Emily Corwin’s sensorium is a gurlesque party, is lush and anxious and blossoming with rot. In her second collection, Corwin investigates the textures of physical and psychic pain―the celluloid of classic horror films, greasy computer screens and text messages, ballrooms and hallways and pig blood, surgical instruments, lipsticks, medication, teenage romance and demons. Sensorium considers the beauty in body horror, the viscera boiling under a pretty crust.
About the Author
Emily Corwin is a recent graduate of the MFA program at Indiana University-Bloomington and the former Poetry Editor for Indiana Review. Her writing has appeared in Black Warrior Review, Ninth Letter, New South, Yemassee, THRUSH, and elsewhere. She has two chapbooks, My Tall Handsome (Brain Mill Press) and darkling (Platypus Press), which were published in 2016. Her first book, tenderling, was released in 2018 from Stalking Horse Press. She lives and teaches in Michigan.
Praise for sensorium
“When you enter Emily Corwin’s sensorium, you will be overcome. We’re pinned against an understanding that “maybe I was / made for this soft tissue” as we wade through various traumata: the eye-bleed caused by social media, anxiety disorder management, and the spectacle of horror heroines confronting “What culprit? / What creature or vertebrae clacking / there.” Yet alongside fear, there is tenderness here for us, “my honeydew,” with glittering resilience. sensorium“unwrapped my everything & I am riven” with my own sensations toward the lush reckoning Corwin offers toward the “animalcule” of our softer selves and assurance that “there is glinting still for seeing.” –Carly Joy Miller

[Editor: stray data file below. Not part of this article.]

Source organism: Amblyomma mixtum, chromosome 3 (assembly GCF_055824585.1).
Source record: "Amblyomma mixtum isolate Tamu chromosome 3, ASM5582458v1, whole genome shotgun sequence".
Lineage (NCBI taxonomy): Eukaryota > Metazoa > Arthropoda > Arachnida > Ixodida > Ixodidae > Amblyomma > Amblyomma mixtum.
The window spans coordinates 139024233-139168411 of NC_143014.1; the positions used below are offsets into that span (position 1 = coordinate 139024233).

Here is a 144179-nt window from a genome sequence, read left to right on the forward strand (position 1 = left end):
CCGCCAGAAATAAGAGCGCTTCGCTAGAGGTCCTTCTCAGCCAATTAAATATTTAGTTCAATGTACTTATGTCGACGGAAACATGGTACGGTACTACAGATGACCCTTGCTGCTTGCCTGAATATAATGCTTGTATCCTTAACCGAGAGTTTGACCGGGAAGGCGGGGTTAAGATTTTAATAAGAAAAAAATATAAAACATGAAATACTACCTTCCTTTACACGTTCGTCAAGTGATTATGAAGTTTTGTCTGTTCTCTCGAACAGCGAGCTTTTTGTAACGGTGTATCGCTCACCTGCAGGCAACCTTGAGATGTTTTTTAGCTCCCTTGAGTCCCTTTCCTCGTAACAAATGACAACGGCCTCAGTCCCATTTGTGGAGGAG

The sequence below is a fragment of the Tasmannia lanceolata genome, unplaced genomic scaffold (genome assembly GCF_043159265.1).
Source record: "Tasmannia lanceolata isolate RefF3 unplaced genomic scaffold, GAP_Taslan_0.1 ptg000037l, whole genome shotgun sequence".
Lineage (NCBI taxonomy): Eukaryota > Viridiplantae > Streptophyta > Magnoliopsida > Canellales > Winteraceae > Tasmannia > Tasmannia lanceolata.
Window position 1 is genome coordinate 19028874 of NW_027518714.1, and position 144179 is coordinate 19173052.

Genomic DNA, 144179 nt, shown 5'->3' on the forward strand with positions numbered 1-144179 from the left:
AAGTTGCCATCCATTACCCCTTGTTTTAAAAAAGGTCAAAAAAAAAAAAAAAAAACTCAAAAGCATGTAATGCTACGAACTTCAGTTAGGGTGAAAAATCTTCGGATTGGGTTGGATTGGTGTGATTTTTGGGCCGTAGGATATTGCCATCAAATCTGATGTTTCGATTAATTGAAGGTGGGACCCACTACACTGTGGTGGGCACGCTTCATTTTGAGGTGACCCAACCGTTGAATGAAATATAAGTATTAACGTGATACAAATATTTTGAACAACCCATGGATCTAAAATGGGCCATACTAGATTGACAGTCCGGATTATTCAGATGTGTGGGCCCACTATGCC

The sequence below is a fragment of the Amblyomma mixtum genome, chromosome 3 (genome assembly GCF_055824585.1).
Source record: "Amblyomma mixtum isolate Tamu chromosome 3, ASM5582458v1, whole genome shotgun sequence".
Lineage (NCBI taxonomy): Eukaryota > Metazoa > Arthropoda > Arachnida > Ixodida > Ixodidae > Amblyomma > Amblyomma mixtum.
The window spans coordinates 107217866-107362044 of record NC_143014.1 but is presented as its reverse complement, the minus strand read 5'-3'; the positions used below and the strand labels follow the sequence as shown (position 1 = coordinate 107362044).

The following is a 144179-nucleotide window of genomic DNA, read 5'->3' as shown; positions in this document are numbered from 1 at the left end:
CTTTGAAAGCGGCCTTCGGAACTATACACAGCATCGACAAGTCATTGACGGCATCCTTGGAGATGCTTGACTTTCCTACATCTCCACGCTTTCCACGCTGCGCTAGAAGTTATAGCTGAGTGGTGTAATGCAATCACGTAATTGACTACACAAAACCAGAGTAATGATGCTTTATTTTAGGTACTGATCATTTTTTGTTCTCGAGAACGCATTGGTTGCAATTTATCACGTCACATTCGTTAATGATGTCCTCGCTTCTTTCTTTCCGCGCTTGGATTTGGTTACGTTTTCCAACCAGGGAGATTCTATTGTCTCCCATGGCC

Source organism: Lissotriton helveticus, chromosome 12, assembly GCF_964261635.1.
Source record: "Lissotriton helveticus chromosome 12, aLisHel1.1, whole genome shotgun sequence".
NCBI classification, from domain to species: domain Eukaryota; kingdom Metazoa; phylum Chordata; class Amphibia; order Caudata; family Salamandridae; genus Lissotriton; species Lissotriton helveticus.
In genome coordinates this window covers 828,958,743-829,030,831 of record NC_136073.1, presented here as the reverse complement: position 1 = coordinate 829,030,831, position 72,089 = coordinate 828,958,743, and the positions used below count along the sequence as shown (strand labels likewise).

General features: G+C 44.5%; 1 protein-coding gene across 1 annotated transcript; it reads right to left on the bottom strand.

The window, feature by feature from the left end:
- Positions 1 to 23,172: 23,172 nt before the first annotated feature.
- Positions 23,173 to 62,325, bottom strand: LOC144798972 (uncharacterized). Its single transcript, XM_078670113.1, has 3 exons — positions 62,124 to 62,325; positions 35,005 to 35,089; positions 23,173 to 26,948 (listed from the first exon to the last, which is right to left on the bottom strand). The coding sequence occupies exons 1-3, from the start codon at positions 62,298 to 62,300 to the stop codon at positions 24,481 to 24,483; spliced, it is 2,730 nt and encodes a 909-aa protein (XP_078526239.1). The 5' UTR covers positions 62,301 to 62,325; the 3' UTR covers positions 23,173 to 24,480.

“In Emily Corwin’s unforgettable second book, sensorium, mythology and technology meet in the middle of the brain’s digital gala. This ornate, visceral collection explores the frustration and wonder that comes out of the packets of data and sequined threads of text that reframe our algorithmic lives. At the same time, Corwin’s striking poems are suffused with the tensions of the interior world caused by this screen-time scaffolding. They turn the public performances of the self inside out so that all of the arteries, bones, and metaphoric innards are in full view. There is no place to hide—not for the speakers of the poems or for us—from the relentlessness of our pop culture screens, our medias, and the mythologies we try to build for ourselves from them.” –Adrian Matejka